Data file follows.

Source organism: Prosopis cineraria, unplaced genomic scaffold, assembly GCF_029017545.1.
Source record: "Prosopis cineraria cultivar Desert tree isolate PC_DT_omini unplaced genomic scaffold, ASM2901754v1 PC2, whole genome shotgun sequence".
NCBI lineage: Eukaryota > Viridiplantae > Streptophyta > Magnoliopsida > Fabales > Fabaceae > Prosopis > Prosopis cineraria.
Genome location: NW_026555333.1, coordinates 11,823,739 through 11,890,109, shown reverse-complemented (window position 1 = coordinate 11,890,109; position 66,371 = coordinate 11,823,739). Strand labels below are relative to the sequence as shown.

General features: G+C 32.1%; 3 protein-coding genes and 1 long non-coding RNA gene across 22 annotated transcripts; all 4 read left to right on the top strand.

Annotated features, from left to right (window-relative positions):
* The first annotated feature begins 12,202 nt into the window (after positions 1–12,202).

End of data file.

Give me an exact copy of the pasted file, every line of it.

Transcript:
Source organism: Prosopis cineraria, unplaced genomic scaffold, assembly GCF_029017545.1.
Source record: "Prosopis cineraria cultivar Desert tree isolate PC_DT_omini unplaced genomic scaffold, ASM2901754v1 PC2, whole genome shotgun sequence".
NCBI lineage: Eukaryota > Viridiplantae > Streptophyta > Magnoliopsida > Fabales > Fabaceae > Prosopis > Prosopis cineraria.
Genome location: NW_026555333.1, coordinates 11,823,739 through 11,890,109, shown reverse-complemented (window position 1 = coordinate 11,890,109; position 66,371 = coordinate 11,823,739). Strand labels below are relative to the sequence as shown.

General features: G+C 32.1%; 3 protein-coding genes and 1 long non-coding RNA gene across 22 annotated transcripts; all 4 read left to right on the top strand.

Annotated features, from left to right (window-relative positions):
* The first annotated feature begins 12,202 nt into the window (after positions 1–12,202).